Steven Salazar was close to his dream of becoming a regional airline pilot when he was seriously injured in an accident involving a Cessna C-172.
Although he had survived the crash Aug. 18, he couldn’t help but feel as if the life he had worked so hard to build as a flight instructor in Dallas was stripped away from him.
The 26-year-old recalled the anger and disappointment he felt inside the rehab hospital room back in his hometown of Victoria. He underwent surgery for a broken back and broken bones in his legs, including his heel. He also suffered nerve damage. He grew accustomed to his new routine, and the hospital became his second home.
While his body healed its shattered bones, his dog, Cooper, a mini Australian shepherd, was allowed to visit every evening. Another daily visitor was his grandfather, Robert Rodriguez.
And after he was discharged, Rodriguez drove him to Post Acute Medical Rehabilitation Hospital of Victoria for outpatient therapy five days a week.
“He has been my right-hand man, my caretaker, my motivator, my personal comedian, my cameraman during physical therapy, my chauffeur and the best grandpa I could ever ask for,” he said Friday during a ceremony celebrating his induction into the Wall of Fame at PAM Rehab Hospital.
Soon a framed photo of Salazar smiling next to a plane will join four others on the wall, each patient with their own inspiring story of recovery.
At the lectern, before the cake was served, he said recovery would have been even harder without his strong support network.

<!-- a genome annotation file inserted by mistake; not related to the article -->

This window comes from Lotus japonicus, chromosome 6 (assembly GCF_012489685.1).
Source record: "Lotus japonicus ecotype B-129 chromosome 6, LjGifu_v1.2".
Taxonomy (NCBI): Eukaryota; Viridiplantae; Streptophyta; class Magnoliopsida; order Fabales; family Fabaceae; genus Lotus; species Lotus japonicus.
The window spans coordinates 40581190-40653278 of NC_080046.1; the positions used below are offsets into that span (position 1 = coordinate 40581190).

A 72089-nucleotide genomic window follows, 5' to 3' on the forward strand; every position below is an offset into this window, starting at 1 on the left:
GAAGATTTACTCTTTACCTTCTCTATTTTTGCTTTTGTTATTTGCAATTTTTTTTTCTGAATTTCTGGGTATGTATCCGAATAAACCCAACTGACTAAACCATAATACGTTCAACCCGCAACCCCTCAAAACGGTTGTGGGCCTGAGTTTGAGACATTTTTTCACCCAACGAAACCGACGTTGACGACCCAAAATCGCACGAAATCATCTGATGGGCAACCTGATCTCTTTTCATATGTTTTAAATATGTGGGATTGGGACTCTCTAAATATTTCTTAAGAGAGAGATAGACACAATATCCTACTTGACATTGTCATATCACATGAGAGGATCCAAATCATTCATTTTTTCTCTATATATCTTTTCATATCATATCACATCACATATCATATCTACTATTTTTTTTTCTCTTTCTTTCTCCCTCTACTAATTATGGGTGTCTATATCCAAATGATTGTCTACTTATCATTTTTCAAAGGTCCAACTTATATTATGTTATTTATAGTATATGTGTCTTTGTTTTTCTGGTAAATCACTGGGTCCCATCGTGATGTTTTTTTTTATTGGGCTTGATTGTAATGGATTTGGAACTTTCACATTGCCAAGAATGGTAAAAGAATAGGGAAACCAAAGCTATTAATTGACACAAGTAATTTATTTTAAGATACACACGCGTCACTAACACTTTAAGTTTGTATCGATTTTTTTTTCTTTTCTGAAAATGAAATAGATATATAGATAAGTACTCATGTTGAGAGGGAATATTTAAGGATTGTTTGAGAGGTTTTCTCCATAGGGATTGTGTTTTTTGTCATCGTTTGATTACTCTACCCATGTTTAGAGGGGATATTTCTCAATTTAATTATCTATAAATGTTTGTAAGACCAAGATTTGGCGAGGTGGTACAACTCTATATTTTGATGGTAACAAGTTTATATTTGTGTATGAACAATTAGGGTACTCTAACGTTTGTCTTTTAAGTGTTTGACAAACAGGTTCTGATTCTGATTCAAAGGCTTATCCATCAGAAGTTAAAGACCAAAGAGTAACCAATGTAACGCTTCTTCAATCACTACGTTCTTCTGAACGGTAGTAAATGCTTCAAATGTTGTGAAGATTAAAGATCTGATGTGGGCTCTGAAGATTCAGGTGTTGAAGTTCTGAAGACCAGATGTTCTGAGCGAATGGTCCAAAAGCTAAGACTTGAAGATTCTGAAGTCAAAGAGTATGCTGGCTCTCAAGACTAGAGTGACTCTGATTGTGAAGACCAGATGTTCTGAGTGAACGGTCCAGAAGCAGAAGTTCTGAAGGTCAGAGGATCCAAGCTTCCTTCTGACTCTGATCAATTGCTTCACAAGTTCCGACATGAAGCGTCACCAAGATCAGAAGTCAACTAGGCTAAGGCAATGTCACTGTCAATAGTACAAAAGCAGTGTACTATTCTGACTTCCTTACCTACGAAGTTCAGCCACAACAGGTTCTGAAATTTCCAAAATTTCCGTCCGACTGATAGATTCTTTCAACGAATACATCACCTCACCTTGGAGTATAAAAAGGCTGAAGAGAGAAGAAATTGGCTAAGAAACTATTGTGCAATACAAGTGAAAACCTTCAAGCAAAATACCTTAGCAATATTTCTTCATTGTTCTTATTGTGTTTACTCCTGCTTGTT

His parents, Barbara and Frank Salazar Sr., said there was no doubt that their middle child would get through this. “He’s always been one for adventure,” she said. “Nothing holds him back.”
“Once he gets his mind on something, he does it,” added his older brother, Frank Salazar Jr.
Steven Salazar recently completed a Jingle Bell 5K Run sponsored by the hospital and afterward helped pack 150 care packages for military troops.
“He was always here working his tail off,” said Dion Ruiz, his physical therapist at Post Acute Medical. “He is the perfect patient because he really buys into what we tell him and he trusts us.”
Salazar still has physical therapy and is working to improve his gait.
Amid the crowd of more than 50 gathered in the hospital hallway was his friend Niko Ramirez, who was diagnosed with a traumatic brain injury and left unable to walk or talk after a 2013 motorcycle accident.
Doriann Kraatz, Ramirez’s mother, said Salazar was consistently caring for Niko immediately after his accident, even driving them to medical appointments.
She said it was in a doctor’s waiting room a few years later that she remembers encouraging her son’s friend to pursue his own career dreams.
She learned that Salazar wanted to be a pilot and was looking into classes in Waco. “I said, ‘Niko is fine. He is stable,’” she recalled.
Salazar said that going through the experience with Niko and his family taught him to never give up hope.
While his career plans may change, he said, he is trying to stay focused on being healthy and enjoying life every day: “I want to cherish the time I have with my friends and family and slow down a little.”
The online version of this story has been updated to correct the name of the award to Wall of Fame.